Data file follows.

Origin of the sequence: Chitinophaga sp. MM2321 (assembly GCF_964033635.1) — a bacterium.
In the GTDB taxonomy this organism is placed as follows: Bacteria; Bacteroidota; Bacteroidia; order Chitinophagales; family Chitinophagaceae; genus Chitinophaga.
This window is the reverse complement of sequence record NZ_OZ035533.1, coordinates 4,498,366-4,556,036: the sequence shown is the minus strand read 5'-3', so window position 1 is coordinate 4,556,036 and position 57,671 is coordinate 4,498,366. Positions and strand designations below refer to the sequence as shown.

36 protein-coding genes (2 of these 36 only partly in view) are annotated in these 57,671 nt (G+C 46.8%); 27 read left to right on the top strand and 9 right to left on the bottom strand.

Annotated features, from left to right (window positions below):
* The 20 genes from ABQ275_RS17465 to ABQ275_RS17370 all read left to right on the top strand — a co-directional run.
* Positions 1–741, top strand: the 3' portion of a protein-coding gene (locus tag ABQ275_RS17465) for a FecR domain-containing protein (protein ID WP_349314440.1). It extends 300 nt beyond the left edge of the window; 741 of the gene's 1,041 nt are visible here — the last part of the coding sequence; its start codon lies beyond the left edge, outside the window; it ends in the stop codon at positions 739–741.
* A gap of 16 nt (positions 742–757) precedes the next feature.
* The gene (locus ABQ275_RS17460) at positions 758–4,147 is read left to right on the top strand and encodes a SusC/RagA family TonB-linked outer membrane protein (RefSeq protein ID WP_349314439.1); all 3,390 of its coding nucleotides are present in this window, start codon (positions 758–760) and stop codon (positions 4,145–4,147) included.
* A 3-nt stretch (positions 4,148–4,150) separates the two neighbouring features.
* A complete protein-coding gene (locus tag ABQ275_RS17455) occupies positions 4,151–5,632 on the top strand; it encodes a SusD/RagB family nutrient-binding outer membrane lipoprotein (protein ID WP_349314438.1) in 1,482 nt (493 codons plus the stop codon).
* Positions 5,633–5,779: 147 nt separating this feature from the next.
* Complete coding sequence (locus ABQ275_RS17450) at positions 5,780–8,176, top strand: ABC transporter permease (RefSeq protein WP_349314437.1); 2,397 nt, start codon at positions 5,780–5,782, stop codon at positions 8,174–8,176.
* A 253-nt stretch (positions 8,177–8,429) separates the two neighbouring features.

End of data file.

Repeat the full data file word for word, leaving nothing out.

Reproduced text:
Origin of the sequence: Chitinophaga sp. MM2321 (assembly GCF_964033635.1) — a bacterium.
In the GTDB taxonomy this organism is placed as follows: Bacteria; Bacteroidota; Bacteroidia; order Chitinophagales; family Chitinophagaceae; genus Chitinophaga.
This window is the reverse complement of sequence record NZ_OZ035533.1, coordinates 4,498,366-4,556,036: the sequence shown is the minus strand read 5'-3', so window position 1 is coordinate 4,556,036 and position 57,671 is coordinate 4,498,366. Positions and strand designations below refer to the sequence as shown.

36 protein-coding genes (2 of these 36 only partly in view) are annotated in these 57,671 nt (G+C 46.8%); 27 read left to right on the top strand and 9 right to left on the bottom strand.

Annotated features, from left to right (window positions below):
* The 20 genes from ABQ275_RS17465 to ABQ275_RS17370 all read left to right on the top strand — a co-directional run.
* Positions 1–741, top strand: the 3' portion of a protein-coding gene (locus tag ABQ275_RS17465) for a FecR domain-containing protein (protein ID WP_349314440.1). It extends 300 nt beyond the left edge of the window; 741 of the gene's 1,041 nt are visible here — the last part of the coding sequence; its start codon lies beyond the left edge, outside the window; it ends in the stop codon at positions 739–741.
* A gap of 16 nt (positions 742–757) precedes the next feature.
* The gene (locus ABQ275_RS17460) at positions 758–4,147 is read left to right on the top strand and encodes a SusC/RagA family TonB-linked outer membrane protein (RefSeq protein ID WP_349314439.1); all 3,390 of its coding nucleotides are present in this window, start codon (positions 758–760) and stop codon (positions 4,145–4,147) included.
* A 3-nt stretch (positions 4,148–4,150) separates the two neighbouring features.
* A complete protein-coding gene (locus tag ABQ275_RS17455) occupies positions 4,151–5,632 on the top strand; it encodes a SusD/RagB family nutrient-binding outer membrane lipoprotein (protein ID WP_349314438.1) in 1,482 nt (493 codons plus the stop codon).
* Positions 5,633–5,779: 147 nt separating this feature from the next.
* Complete coding sequence (locus ABQ275_RS17450) at positions 5,780–8,176, top strand: ABC transporter permease (RefSeq protein WP_349314437.1); 2,397 nt, start codon at positions 5,780–5,782, stop codon at positions 8,174–8,176.
* A 253-nt stretch (positions 8,177–8,429) separates the two neighbouring features.